Twenty years ago, people watched the Olympics on television. (If memory serves, those televisions were steam-powered.) NBC held the American broadcasting rights, and someone there had the idea of not just covering it on the network, but also providing three different live simultaneous feeds on Pay-Per-View. Thus, the Triplecast was born ... and already dying.
One of the peculiar things about Olympics broadcasting is that it's never actually a moneymaker for a given network. Heck, they're lucky if they break even. Kinda like the Super Bowl, it's all about the promotion: NBC knows/hopes lots of people are going to watch, so it's seen as a great opportunity to promote their regular shows.
About two minutes out of every hour of NBC's 1992 network coverage (which doesn't really sound like much) were given over to promoting shows like Seinfeld, Blossom, and the newly launched Tonight Show with Jay Leno. In the end, NBC lost $30-40 million on their network coverage, and another $50-60 million on the Triplecast. Plus, it just made them look dumb. Legendary network honcho Brandon Tartikoff, who had left NBC the year before, once joked that he was whispering "Triplecast" to the peacock on the cover of his memoir The Last Great Ride.
A joint venture with Cablevision (feel free to confuse it with Kabletown!), the Triplecast was deemed a failure pretty early on. How early on? On July 20, 1992, Communications Daily ran a story headlined "NBC May Break Even on Olympics, But Triplecast Is Faltering." On July 25, the opening ceremonies were held. That's how early on.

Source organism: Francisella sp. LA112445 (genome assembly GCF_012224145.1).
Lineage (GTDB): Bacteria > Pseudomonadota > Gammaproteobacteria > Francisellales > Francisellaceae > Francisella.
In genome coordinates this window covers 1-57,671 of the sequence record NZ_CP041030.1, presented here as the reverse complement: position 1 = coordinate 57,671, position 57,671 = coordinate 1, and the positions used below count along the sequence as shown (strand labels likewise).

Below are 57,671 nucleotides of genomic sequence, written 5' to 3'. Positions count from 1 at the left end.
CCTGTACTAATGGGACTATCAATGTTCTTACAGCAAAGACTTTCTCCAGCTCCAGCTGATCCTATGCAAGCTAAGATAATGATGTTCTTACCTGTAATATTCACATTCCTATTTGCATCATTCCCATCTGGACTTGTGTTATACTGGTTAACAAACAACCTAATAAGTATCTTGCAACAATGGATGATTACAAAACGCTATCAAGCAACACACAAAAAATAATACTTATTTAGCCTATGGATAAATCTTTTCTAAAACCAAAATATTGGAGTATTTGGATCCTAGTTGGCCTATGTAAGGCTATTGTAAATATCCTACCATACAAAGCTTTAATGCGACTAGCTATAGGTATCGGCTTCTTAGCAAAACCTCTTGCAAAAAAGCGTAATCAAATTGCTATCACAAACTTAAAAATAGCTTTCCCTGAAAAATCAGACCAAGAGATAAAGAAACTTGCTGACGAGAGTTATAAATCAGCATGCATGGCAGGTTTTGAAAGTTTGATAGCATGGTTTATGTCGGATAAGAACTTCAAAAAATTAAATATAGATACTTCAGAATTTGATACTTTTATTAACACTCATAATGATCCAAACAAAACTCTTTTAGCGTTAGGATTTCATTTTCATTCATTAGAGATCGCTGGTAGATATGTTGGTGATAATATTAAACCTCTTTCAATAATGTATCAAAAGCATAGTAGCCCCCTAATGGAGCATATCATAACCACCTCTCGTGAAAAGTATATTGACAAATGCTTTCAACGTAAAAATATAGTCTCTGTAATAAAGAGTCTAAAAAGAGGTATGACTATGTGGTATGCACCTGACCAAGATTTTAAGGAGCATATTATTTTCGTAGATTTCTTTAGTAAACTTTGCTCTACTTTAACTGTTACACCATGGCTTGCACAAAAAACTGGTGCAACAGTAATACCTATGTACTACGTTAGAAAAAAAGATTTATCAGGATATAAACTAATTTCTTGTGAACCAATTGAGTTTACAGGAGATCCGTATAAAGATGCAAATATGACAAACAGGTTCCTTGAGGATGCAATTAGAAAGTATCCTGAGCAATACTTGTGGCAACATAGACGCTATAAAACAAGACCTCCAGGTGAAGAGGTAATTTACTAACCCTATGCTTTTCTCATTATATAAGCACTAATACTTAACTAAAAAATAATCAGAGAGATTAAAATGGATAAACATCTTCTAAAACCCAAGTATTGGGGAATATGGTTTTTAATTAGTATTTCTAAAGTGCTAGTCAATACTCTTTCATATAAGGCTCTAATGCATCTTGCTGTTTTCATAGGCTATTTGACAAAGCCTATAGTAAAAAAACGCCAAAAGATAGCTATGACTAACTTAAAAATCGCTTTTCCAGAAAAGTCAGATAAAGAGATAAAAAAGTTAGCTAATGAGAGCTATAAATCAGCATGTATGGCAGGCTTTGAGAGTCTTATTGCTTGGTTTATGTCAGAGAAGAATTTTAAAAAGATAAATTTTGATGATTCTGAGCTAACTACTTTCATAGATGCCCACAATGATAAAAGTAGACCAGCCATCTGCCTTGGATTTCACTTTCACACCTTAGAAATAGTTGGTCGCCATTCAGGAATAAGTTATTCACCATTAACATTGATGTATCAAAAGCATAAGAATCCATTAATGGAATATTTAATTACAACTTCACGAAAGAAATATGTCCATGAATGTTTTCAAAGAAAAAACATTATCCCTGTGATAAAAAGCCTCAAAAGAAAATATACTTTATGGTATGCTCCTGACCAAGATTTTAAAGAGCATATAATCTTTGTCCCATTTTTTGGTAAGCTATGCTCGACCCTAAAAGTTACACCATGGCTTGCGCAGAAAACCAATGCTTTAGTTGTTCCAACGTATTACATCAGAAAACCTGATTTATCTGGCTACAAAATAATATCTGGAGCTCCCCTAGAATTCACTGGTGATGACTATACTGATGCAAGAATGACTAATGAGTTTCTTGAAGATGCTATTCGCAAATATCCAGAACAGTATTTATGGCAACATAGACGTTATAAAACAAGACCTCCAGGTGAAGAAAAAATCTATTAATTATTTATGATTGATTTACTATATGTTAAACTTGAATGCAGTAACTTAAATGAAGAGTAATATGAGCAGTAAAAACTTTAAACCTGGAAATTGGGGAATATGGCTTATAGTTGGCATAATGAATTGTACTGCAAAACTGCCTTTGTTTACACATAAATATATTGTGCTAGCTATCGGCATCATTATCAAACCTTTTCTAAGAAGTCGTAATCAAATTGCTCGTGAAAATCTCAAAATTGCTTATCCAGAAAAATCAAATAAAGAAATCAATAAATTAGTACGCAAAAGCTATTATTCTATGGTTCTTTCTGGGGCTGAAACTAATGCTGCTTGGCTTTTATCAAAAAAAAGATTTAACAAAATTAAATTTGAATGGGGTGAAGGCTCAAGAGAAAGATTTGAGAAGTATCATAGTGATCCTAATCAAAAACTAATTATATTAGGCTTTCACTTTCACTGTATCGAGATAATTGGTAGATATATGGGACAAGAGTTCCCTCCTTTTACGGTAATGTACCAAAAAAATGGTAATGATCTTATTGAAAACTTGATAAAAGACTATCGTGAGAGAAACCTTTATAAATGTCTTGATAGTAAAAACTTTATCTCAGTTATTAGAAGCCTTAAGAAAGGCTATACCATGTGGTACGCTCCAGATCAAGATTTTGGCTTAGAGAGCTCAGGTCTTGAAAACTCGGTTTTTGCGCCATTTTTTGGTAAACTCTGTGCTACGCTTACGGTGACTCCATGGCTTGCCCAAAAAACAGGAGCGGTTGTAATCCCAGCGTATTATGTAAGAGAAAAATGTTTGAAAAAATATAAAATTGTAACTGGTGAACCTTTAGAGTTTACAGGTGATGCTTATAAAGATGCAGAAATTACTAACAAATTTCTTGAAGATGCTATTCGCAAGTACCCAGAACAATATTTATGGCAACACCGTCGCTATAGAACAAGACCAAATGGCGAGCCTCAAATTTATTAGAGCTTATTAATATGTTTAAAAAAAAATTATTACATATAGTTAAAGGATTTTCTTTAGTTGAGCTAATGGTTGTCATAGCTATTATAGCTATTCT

Pretty much everything that could go wrong did go wrong -- not enough people subscribing, technical issues for people who did sign up, the New York City Consumer Affairs Department charging NBC and Cablevision with deceptive advertising, and general bad blood flowing in all directions. The cause wasn't helped much by the promos, like this one from April 5, 1992, perhaps because they overestimated how much the average viewer dreams of being an executive producer when they grow up.
On June 26, David Letterman -- not yet moved to CBS, but less of a fan of NBC than ever -- treated the Triplecast with the respect it deserved. And why not? What were they going to do to him, not give him the Tonight Show? (The audio was in better sync in 1992.)
It probably also didn't help that people with the right kind of satellite systems could watch it for free. I remember watching a few minutes out of curiosity on my girlfriend's father's satellite hookup, which I also used (much more enthusiastically) to watch the premiere of Star Trek: Deep Space Nine a week before it aired. Looking back on it now, that may not have been strictly legal.
But as simply a means of delivering as much hawt Olympics action as possible, some feel that the Triplecast ultimately did what it was intended to do. The real problem may well have been that it was ahead of its time, and NBC repeated the experiment more successfully, and on a smaller scale, with the 2002 Winter Olympics.
Unsurprisingly, this time around it's all about the Internet. Their promise: "All 32 sports. All 302 events. All live."
Good luck with that, guys.